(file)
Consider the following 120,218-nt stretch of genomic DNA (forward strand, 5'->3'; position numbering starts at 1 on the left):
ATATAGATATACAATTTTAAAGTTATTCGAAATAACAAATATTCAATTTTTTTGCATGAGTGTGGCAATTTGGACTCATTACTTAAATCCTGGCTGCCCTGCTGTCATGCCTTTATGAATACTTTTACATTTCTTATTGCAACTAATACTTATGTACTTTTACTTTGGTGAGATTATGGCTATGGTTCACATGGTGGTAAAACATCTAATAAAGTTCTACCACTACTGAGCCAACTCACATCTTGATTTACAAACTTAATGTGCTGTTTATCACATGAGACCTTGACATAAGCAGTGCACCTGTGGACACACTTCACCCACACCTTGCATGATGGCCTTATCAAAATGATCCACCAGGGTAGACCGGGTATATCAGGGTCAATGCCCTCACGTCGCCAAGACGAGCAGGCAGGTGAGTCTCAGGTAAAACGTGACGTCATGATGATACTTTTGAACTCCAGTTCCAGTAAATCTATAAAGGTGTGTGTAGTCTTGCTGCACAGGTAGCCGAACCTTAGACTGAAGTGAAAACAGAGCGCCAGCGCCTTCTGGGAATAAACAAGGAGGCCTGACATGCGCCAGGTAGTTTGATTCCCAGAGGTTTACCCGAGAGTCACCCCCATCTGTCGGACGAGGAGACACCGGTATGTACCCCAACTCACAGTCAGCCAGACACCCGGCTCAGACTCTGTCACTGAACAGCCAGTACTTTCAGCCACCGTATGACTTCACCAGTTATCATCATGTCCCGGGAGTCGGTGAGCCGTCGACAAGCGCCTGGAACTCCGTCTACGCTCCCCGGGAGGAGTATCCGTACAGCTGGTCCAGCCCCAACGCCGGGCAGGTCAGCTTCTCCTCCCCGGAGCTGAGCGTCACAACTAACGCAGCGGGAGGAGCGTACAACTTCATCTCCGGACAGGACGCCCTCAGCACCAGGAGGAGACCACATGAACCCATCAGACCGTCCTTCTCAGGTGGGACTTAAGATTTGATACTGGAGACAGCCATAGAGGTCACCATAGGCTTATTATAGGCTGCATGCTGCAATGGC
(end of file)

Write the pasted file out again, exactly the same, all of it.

Consider the following 120,218-nt stretch of genomic DNA (forward strand, 5'->3'; position numbering starts at 1 on the left):
ATATAGATATACAATTTTAAAGTTATTCGAAATAACAAATATTCAATTTTTTTGCATGAGTGTGGCAATTTGGACTCATTACTTAAATCCTGGCTGCCCTGCTGTCATGCCTTTATGAATACTTTTACATTTCTTATTGCAACTAATACTTATGTACTTTTACTTTGGTGAGATTATGGCTATGGTTCACATGGTGGTAAAACATCTAATAAAGTTCTACCACTACTGAGCCAACTCACATCTTGATTTACAAACTTAATGTGCTGTTTATCACATGAGACCTTGACATAAGCAGTGCACCTGTGGACACACTTCACCCACACCTTGCATGATGGCCTTATCAAAATGATCCACCAGGGTAGACCGGGTATATCAGGGTCAATGCCCTCACGTCGCCAAGACGAGCAGGCAGGTGAGTCTCAGGTAAAACGTGACGTCATGATGATACTTTTGAACTCCAGTTCCAGTAAATCTATAAAGGTGTGTGTAGTCTTGCTGCACAGGTAGCCGAACCTTAGACTGAAGTGAAAACAGAGCGCCAGCGCCTTCTGGGAATAAACAAGGAGGCCTGACATGCGCCAGGTAGTTTGATTCCCAGAGGTTTACCCGAGAGTCACCCCCATCTGTCGGACGAGGAGACACCGGTATGTACCCCAACTCACAGTCAGCCAGACACCCGGCTCAGACTCTGTCACTGAACAGCCAGTACTTTCAGCCACCGTATGACTTCACCAGTTATCATCATGTCCCGGGAGTCGGTGAGCCGTCGACAAGCGCCTGGAACTCCGTCTACGCTCCCCGGGAGGAGTATCCGTACAGCTGGTCCAGCCCCAACGCCGGGCAGGTCAGCTTCTCCTCCCCGGAGCTGAGCGTCACAACTAACGCAGCGGGAGGAGCGTACAACTTCATCTCCGGACAGGACGCCCTCAGCACCAGGAGGAGACCACATGAACCCATCAGACCGTCCTTCTCAGGTGGGACTTAAGATTTGATACTGGAGACAGCCATAGAGGTCACCATAGGCTTATTATAGGCTGCATGCTGCAATGGC